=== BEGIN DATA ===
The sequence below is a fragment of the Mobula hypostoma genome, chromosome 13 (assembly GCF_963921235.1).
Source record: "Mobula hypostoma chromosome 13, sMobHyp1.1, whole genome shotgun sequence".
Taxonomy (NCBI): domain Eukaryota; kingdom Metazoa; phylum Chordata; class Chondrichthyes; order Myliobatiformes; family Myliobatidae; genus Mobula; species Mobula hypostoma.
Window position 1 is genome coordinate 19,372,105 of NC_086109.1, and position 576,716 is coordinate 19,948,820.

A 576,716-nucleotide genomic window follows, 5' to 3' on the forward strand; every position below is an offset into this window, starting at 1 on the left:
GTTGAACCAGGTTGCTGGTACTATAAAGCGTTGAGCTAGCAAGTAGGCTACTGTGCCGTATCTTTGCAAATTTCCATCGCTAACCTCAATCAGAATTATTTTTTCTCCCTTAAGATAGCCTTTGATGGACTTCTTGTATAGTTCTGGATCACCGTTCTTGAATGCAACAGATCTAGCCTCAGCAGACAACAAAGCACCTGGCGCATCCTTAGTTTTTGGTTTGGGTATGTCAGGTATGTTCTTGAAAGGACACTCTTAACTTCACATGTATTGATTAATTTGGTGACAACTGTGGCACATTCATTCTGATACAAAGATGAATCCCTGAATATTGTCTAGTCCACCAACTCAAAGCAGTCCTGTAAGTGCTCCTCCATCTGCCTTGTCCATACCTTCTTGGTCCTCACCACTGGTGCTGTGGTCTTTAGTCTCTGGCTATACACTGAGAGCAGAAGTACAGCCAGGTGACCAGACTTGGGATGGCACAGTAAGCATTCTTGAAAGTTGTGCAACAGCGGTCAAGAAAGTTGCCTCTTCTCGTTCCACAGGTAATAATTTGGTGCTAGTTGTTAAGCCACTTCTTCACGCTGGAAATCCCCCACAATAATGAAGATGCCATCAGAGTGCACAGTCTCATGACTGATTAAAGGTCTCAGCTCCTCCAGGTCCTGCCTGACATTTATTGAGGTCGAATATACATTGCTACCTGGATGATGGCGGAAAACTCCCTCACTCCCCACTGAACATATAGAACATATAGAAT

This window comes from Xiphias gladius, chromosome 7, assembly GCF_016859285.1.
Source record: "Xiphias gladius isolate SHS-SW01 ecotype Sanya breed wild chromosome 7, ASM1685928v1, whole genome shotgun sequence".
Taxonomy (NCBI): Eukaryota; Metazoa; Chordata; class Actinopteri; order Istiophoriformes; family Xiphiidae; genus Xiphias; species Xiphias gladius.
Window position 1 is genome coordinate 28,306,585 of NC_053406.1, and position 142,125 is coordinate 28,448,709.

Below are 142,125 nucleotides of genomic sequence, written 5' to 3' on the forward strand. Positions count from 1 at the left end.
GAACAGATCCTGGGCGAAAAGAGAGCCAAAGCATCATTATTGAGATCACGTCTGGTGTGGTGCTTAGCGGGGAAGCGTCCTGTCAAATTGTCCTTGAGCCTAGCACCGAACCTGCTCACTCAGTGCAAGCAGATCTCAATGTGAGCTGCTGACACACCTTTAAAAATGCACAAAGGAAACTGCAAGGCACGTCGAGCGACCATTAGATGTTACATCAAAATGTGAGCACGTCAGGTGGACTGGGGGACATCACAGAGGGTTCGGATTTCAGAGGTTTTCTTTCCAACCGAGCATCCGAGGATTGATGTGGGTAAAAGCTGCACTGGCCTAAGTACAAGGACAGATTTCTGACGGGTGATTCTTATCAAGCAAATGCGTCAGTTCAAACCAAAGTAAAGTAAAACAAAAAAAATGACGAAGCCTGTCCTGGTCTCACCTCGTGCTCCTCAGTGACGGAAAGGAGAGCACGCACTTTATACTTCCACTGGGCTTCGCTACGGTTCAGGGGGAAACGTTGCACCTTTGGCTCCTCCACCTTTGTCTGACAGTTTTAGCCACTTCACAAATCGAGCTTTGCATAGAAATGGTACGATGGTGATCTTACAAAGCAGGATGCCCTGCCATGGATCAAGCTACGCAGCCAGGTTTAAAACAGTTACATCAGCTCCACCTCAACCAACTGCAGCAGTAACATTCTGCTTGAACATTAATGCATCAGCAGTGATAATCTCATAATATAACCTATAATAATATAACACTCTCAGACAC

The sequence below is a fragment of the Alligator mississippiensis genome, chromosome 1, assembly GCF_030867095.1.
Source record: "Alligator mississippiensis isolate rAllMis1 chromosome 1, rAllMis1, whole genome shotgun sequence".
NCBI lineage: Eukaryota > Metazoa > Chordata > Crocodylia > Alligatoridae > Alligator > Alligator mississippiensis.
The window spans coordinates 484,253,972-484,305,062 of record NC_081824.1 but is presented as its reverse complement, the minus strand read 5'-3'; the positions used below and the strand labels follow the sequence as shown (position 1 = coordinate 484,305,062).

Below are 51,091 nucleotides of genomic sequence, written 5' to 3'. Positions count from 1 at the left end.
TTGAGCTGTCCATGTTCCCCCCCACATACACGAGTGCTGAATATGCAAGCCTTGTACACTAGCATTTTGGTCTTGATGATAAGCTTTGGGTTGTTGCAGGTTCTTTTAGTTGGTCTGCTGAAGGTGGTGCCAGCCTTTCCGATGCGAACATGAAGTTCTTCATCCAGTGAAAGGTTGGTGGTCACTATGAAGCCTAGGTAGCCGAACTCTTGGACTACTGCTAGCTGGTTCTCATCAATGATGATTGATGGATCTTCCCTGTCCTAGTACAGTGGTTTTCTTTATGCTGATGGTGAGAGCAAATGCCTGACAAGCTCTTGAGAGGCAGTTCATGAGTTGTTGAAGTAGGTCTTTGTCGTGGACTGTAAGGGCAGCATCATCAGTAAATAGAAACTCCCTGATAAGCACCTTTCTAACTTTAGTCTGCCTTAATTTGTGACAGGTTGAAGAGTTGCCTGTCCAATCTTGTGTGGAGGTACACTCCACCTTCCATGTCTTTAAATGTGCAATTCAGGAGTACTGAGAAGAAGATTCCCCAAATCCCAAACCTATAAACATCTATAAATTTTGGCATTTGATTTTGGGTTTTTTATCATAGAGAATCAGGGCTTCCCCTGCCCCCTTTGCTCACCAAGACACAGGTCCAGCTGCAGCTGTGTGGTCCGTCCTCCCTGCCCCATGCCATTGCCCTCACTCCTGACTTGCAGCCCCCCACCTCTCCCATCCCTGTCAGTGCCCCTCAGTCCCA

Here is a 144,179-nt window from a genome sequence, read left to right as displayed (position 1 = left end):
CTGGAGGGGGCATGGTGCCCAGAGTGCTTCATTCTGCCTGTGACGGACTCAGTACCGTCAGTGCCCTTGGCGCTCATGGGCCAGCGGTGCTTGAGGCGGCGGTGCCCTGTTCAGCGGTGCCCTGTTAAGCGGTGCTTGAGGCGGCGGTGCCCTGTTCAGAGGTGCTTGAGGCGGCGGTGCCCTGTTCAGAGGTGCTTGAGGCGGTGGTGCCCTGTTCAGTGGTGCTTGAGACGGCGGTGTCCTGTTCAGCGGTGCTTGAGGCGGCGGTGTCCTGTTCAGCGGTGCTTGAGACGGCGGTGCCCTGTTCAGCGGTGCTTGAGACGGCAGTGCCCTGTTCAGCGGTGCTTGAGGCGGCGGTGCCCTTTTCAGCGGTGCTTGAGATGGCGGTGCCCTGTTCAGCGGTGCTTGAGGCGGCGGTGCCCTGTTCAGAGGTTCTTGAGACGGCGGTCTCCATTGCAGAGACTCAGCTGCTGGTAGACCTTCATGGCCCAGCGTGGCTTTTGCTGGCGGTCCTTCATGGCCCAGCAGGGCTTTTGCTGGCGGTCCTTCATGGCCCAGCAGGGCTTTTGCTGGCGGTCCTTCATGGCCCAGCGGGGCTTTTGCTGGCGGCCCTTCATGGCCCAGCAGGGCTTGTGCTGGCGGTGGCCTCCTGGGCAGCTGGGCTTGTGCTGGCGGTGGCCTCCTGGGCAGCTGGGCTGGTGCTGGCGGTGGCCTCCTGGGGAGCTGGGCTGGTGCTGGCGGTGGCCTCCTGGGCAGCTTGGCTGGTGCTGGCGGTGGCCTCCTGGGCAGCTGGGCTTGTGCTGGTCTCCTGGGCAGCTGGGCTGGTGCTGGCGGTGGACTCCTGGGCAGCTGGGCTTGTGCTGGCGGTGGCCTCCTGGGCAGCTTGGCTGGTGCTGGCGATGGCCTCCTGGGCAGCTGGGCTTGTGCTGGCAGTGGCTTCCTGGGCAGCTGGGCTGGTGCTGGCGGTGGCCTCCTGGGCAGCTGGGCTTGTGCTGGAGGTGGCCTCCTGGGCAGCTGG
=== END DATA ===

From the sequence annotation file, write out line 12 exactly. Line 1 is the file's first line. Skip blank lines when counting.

GAACAGATCCTGGGCGAAAAGAGAGCCAAAGCATCATTATTGAGATCACGTCTGGTGTGGTGCTTAGCGGGGAAGCGTCCTGTCAAATTGTCCTTGAGCCTAGCACCGAACCTGCTCACTCAGTGCAAGCAGATCTCAATGTGAGCTGCTGACACACCTTTAAAAATGCACAAAGGAAACTGCAAGGCACGTCGAGCGACCATTAGATGTTACATCAAAATGTGAGCACGTCAGGTGGACTGGGGGACATCACAGAGGGTTCGGATTTCAGAGGTTTTCTTTCCAACCGAGCATCCGAGGATTGATGTGGGTAAAAGCTGCACTGGCCTAAGTACAAGGACAGATTTCTGACGGGTGATTCTTATCAAGCAAATGCGTCAGTTCAAACCAAAGTAAAGTAAAACAAAAAAAATGACGAAGCCTGTCCTGGTCTCACCTCGTGCTCCTCAGTGACGGAAAGGAGAGCACGCACTTTATACTTCCACTGGGCTTCGCTACGGTTCAGGGGGAAACGTTGCACCTTTGGCTCCTCCACCTTTGTCTGACAGTTTTAGCCACTTCACAAATCGAGCTTTGCATAGAAATGGTACGATGGTGATCTTACAAAGCAGGATGCCCTGCCATGGATCAAGCTACGCAGCCAGGTTTAAAACAGTTACATCAGCTCCACCTCAACCAACTGCAGCAGTAACATTCTGCTTGAACATTAATGCATCAGCAGTGATAATCTCATAATATAACCTATAATAATATAACACTCTCAGACAC